Helloooooooo, HVC! Hummingbird here, wrapped up in my favorite warm sweaters– layered for maximum heat conservation! Can you believe it’s December already?? There’s snow on the ground here in the Valley and the landscape of camp has shifted into winter mode, which has me wondering…. how else has camp shifted over time? To get the scoop on how camp has changed, I flew on over to the Office to ask Peter and Meg a few questions.
Hummingbird: What are your favorite places on camp, and have they always been here?
Meg Kassen: I love the hike through the Pinegrove down the back way to the lake, landing at the place of the sauna long ago for the tipi village campers, it was called the Sweet Lodge. Now it doesn’t exist. My other favorite walk is up the hill to the top of Ledge mountain then traverse down the slope to the incredible ledge mountain cliffs. These hikes are especially lovely when walking my dog (check out her Instagram account, @Nellieofthevalley!). The Pinegrove and trail to the lake along with the log cabin trail have been part of the camp for decades.
Peter Kassen: I spend the off season walking the trails and after storms, clearing fallen trees and branches so that they are clear for winter xc skiing, our favorite! Some have been here for a really long time, representing old roads that were traveled here in the 1800’s. Others we created over time.
Hummingbird: What was camp like when you first bought it? Were there llamas?
Peter Kassen: Yes there were llamas! Here are two truths and a lie about camp when we first bought it…
1. HVC was a smaller place as Deer Meadows was not part of camp yet. A family owned the area where the pool is, etc.
2. Some of the cabins had no bathrooms.
3. The lake was filled with chocolate.
Hummingbird: Wow I hope that third one was a truth! When did all the animals make their way into the Valley?
Peter Kassen: Our abundant wildlife began to come to this area about 15,000 years ago when the glaciers receded! All the birds, fish and mammals, insects, reptiles and amphibians were soon followed by the first humans, the indigenous people who became the Wabanaki confederacy. Many thousands of years later – in about 1980, the first llamas were brought here by the camp’s former owner Jay Stager. Horses were brought in around the same time, and Nellie the dog came to camp in 2018.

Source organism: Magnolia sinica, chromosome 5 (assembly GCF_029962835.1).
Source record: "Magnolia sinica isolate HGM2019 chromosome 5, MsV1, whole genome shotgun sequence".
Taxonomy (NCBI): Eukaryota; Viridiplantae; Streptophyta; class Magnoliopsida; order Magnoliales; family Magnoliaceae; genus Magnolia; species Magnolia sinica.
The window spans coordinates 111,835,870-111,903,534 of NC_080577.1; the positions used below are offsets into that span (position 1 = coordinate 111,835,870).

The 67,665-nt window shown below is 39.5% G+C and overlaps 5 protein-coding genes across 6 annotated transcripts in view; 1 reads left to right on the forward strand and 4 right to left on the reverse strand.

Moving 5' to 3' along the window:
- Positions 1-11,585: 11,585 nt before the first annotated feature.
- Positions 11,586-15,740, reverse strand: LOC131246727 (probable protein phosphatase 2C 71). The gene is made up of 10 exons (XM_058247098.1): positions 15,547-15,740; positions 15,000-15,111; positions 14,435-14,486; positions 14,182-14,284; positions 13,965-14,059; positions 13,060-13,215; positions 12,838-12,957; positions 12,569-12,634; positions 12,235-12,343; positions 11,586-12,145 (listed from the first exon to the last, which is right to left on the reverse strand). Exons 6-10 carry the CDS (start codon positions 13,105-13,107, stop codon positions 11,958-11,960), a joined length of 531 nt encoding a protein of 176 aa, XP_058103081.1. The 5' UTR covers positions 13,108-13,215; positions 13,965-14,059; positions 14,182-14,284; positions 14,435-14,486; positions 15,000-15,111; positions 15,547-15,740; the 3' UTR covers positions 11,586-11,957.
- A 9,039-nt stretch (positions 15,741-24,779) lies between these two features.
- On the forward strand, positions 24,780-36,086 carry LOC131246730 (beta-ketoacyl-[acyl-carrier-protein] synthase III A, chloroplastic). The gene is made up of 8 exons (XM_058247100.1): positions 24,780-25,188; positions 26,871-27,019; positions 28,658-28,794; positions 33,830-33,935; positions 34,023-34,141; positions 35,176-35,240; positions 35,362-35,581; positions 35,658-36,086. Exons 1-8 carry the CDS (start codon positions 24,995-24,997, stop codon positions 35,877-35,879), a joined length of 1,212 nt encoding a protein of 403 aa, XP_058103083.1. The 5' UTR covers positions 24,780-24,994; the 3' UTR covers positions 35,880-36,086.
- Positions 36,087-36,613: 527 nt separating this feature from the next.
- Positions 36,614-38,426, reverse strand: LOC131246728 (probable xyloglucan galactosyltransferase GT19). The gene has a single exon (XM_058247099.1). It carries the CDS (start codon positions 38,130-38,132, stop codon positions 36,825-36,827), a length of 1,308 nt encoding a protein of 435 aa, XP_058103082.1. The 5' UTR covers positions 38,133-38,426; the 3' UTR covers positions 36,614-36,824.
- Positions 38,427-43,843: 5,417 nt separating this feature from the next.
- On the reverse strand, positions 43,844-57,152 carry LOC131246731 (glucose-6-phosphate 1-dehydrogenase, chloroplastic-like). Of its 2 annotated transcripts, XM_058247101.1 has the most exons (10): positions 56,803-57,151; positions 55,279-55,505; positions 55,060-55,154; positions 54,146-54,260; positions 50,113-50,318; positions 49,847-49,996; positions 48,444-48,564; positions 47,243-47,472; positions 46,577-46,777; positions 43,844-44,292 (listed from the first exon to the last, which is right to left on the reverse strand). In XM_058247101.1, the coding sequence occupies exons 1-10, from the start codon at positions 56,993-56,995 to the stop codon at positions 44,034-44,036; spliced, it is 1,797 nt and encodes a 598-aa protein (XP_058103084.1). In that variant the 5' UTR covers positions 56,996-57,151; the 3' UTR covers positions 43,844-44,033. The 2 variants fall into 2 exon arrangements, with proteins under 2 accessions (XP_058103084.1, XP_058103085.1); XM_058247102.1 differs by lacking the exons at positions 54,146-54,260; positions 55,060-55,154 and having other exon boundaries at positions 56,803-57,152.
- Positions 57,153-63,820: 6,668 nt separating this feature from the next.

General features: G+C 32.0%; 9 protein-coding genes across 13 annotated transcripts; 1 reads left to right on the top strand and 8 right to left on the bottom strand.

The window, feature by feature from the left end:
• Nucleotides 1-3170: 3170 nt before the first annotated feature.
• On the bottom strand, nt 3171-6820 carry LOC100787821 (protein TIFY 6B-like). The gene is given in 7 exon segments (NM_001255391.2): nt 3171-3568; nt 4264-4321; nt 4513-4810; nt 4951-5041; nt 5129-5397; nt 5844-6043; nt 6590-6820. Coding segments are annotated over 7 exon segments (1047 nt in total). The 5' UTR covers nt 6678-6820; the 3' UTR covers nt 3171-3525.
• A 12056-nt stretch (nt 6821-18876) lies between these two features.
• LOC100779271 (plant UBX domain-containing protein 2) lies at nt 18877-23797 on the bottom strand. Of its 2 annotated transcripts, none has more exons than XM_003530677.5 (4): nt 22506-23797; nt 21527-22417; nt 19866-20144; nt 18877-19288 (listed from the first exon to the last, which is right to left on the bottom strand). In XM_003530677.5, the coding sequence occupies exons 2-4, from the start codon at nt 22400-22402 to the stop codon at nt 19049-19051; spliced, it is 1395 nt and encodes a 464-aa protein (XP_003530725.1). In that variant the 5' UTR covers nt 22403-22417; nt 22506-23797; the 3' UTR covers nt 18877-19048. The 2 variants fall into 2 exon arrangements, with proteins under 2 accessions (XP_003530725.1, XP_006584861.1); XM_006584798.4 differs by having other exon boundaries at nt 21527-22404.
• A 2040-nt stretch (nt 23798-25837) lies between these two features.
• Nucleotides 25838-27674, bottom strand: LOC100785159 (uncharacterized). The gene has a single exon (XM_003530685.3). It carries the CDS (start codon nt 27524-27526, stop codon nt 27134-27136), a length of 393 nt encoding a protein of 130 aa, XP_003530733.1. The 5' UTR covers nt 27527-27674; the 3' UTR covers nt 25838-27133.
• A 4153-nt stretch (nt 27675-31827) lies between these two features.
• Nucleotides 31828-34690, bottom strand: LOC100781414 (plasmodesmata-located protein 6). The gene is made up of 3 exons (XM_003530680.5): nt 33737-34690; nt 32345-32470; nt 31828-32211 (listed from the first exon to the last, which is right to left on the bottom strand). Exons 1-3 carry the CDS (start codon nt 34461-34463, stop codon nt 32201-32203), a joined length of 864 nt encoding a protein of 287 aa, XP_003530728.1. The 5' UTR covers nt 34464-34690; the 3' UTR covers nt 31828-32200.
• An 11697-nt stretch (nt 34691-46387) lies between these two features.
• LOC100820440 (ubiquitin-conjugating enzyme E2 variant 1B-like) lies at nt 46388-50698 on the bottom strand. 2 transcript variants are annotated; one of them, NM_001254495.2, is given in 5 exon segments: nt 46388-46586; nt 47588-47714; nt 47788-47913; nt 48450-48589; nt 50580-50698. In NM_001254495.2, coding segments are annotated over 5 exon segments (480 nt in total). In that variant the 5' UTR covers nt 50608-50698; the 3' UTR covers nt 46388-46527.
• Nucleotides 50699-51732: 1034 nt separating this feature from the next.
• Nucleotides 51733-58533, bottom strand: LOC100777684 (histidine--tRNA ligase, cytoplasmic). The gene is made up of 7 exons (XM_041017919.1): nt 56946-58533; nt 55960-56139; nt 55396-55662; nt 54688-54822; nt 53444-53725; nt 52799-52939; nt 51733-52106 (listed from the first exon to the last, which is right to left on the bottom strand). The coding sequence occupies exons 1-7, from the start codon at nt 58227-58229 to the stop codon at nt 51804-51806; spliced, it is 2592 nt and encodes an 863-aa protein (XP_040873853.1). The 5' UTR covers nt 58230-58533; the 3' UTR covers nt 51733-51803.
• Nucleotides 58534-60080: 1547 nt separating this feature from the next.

Hummingbird: How has the glass program come to be as big as it is now? Did campers always rush to sign up for glass beads??
Peter and Meg: For a while we only offered stained glass. Over the years, Dani has suggested new ways for campers to work in glass. First was mosaics, which was Dani’s brilliant idea to help us use up extra glass. Then we added glass fusing. Dani’s son Carmi (a longtime camper and counselor) then came along and helped us start glass beads and glass blowing, our two hot glass entrees!
Hummingbird: We’ve added several structures over the last few years… who builds everything when a new program area is added?
Peter and Meg: Chris, who runs the dining hall operation, also built the dining hall and many camp cabins. Some recent more artsy structures – the office, glass blowing, snack shack, etc. – were built by Tim, our maintenance genius!
Hummingbird: What camp traditions have been around since you bought it, and what’s developed over time?
Meg Kassen: The pinegrove tradition was here at HVC when we got here. We decided to develop our own traditions over time to bring a camp culture around the program and environment here at camp, and make it a ceremony about the community unique to HVC.
Hummingbird: Has the food always been delicious??
Meg Kassen: Yes! Lillian has been at HVC longer than me and Peter. She and Chris have single handedly created a healthy camp diet. Lillian loves community and provides it to us through food. We get the love everyday!!
Hummingbird: How did the Farmhouse get all the way down from Tipi Hill to where it stands now?
Meg Kassen: OX pulled it along with logs that were underneath the house! They rolled it down the hill when the road was put into the valleys. The old town roads can still be seen at HVC, campers walk them everyday. One summer an elderly woman with two canes walked into camp from the ropes course. Her wish was to walk her old school route one more time… Peter and I gathered many of the older girls to hear her story while at interest groups, reflections of living on a farm, walking to the old school house which still stands in the center of Montville proved to be quite entertaining.
Pretty crazy to imagine all those changes that have happened over time in the Valley! Thanks, Peter and Meg, for keeping the history alive! Check out pictures of camp– do you think it looks more similar or different??
I’m off to find remnants of that chocolate lake…